PSADT was calculated by natural log of 2 (0.693) divided by the slope of the relation between the natural log of PSA and time.2 Slope was calculated by linear regression. The baseline (pretreatment) PSADT was calculated using the three PSA increases required for study entry, all other PSA values that were obtained during the interval between the first and third PSA increase, and the PSA value immediately preceding the first PSA increase. The posttreatment PSADT was calculated using PSA measurements that were obtained at baseline and monthly for the first 6 months of treatment. For patients who discontinued treatment prior to 6 months, all available PSA measurements prior to discontinuation of treatment were used to calculate PSADT. Patients who either completed ≥ 3 months of treatment or developed progressive disease at any time after the start of treatment, also were considered evaluable.
A positive PSADT outcome was defined as either a posttreatment PSADT > 150% of the baseline PSADT or a negative posttreatment PSADT (i.e., declining PSA) and no new metastases. Disease progression was defined as metastatic disease, new disease-related symptoms, or PSA ≥ 200% of the baseline value. The time to disease progression was defined as the interval between randomization and disease progression. Patients who died from any cause were censored at the time of their last known PSA level < 200% of baseline. Patients who discontinued treatment prior to disease progression were censored at their last PSA measurement.
The primary study objective was to compare the proportion of men with positive PSADT outcomes between the groups. The study was designed to distinguish between a 30% positive outcome rate among evaluable, rosiglitazone-treated men and a 5% positive outcome rate among evaluable, placebo-treated men. The design provided 86% power using a two-sided Fisher exact test with a Type I error of 5%. All eligible patients were included in the analyses.
The secondary study objective was to compare the time to disease progression between the groups. The design provided 83% power to detect a doubling in the median time to disease progression, from 10 months to 20 months, assuming 24 months of accrual and an additional 24 months of follow-up and using a two-sided log-rank test with a Type I error of 5%.
A Fisher exact test was used to compare differences in baseline characteristics between the groups. T tests were used to compare PSA slopes and PSADT between groups. T tests also were used to compare posttreatment changes in PSA slope between the groups. The log-rank test was used to test for differences in the time to disease progression. The Mehta exact test for ordered categorical data11 was used to compare differences in toxicity between the groups.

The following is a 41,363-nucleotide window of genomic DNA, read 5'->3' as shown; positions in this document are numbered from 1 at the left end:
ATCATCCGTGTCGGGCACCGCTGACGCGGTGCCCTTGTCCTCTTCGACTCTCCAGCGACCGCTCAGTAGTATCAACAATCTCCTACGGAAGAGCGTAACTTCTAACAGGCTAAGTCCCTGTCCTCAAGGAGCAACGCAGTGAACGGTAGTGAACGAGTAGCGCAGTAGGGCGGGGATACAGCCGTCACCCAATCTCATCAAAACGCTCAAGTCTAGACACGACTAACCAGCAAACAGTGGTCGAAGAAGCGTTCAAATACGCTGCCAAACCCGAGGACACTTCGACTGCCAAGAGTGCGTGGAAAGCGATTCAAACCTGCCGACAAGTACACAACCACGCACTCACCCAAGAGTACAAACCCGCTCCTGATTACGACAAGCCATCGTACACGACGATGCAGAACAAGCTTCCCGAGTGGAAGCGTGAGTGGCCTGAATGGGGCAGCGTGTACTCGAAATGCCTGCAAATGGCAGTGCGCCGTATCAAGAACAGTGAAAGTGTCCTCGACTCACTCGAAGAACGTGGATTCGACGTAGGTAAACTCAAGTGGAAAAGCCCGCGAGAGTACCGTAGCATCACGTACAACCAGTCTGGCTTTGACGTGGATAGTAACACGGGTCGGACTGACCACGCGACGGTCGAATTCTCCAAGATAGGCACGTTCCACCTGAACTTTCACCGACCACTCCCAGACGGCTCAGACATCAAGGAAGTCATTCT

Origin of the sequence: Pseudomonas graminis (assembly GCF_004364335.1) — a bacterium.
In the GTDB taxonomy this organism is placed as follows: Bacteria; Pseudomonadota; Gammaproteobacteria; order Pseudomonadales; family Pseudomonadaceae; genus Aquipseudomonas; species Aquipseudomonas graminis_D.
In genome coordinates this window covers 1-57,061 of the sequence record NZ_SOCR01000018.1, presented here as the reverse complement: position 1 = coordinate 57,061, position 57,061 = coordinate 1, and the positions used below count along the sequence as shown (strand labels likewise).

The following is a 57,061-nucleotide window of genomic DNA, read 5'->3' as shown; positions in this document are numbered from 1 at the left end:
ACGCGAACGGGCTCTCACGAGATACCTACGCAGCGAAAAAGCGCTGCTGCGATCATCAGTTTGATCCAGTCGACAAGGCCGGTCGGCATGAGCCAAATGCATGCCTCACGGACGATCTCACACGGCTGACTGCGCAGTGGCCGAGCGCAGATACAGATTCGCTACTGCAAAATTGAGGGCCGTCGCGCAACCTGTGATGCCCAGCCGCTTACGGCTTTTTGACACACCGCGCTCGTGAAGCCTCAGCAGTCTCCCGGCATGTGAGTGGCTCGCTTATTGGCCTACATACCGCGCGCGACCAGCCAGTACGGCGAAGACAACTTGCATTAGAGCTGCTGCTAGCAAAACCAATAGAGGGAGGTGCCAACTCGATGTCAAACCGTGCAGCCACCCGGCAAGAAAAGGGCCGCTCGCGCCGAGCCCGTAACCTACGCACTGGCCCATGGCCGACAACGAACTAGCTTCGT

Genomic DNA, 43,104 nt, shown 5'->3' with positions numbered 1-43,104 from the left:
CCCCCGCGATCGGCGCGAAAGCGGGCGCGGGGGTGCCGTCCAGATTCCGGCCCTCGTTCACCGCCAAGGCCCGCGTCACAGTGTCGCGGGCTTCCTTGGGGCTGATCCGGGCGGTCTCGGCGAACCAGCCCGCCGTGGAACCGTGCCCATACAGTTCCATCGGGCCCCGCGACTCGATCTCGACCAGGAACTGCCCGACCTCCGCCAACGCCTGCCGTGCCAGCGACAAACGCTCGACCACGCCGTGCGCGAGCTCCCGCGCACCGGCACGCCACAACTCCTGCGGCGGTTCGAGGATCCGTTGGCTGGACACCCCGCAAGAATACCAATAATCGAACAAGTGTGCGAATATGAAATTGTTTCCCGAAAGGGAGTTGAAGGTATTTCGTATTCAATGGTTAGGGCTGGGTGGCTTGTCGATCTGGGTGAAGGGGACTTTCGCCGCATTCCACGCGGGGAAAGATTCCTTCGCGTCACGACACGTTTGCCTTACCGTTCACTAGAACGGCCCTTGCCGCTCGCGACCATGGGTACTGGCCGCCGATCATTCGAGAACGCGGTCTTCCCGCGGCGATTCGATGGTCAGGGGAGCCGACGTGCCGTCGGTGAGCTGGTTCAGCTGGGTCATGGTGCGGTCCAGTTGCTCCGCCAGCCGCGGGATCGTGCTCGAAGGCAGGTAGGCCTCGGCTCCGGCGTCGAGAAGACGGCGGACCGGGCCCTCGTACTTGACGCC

One hundred six men were assigned randomly to receive either rosiglitazone or placebo. One man who was assigned to the rosiglitazone group was randomized in error; he did not receive study medication and was excluded from the analyses. All of the remaining 105 men are included in the analyses, including 1 man who had a baseline PSADT > 24 months and 2 men who elected not to start study treatment. Baseline characteristics, including age, type of prior treatment, Gleason score, and PSA, were similar between the groups (Table 1). The mean ± standard deviation baseline PSADT was 10.3 ± 7.8 months in the placebo group and 8.9 ± 5.2 months in the rosiglitazone group (P = 0.28).
|Characteristic||Rosiglitazone group (n = 52)||Placebo group (n = 53)|
|Mean ± SD||69 ± 9||68 ± 8|
|Gleason score (%)|
|Prior prostatectomy (%)||52||62|
|Prior radiation therapy (%)||75||83|
|Prior hormone therapy (%)||31||33|
|Mean ± SD||10.4 ± 11.2||9.2 ± 10.4|
|PSA slope (ng/mL per month)||0.11 ± 0.06||0.11 ± 0.09|
|Mean ± SD||8.9 ± 5.2||10.3 ± 7.8|
The median treatment duration was 315 days for men in the placebo group and 338 days for men in the rosiglitazone group (P = 0.28). Disease progression (new metastatic disease or a PSA level > 200% of the baseline level) was the most common reason for discontinuation of treatment in both groups. Figure 1 depicts the correlations between baseline PSADT and posttreatment PSADT for each group. Twenty-one of 53 men (40%) in the in the placebo group and 20 of 52 men (38%) in the rosiglitazone group had posttreatment PSADT > 150% of the baseline PSADT and no new metastases (P = 1.00) (Table 2).
|Positive PSADT outcomea||Placebo group||Rosiglitazone group||P value|
|No. (%)||No. (%)|
|Yes||20 (38)||21 (40)||1.00|
|No||30 (58)||31 (58)||—|
|Not evaluable||2 (4)||1 (2)||—|
|Total||52 (—)||53 (—)||—|
Because the rate of a positive PSADT outcome was markedly higher in the placebo group compared with the expected rate of 5%, we performed exploratory analyses using other changes in posttreatment doubling times to define a positive PSADT outcome. The rate of positive PSADT outcome remained higher than expected in the placebo group, even when a positive outcome was defined as a posttreatment PSADT > 200% or > 400% of the baseline PSADT (Table 3). In these exploratory analyses, the proportion of men with a positive PSADT outcome did not differ significantly between groups, regardless of the change in PSADT used to define a positive outcome.
|Posttreatment PSADT||Placebo group||Rosiglitazone group||P valuea|
|No. (%)||No. (%)|
|> 100% baseline PSADT||38 (73)||29 (55)||0.07|
|> 150% baseline PSADT||20 (38)||21 (40)||1.00|
|> 200% baseline PSADT||16 (31)||17 (32)||1.00|
|> 400% baseline PSADT||12 (23)||13 (25)||0.52|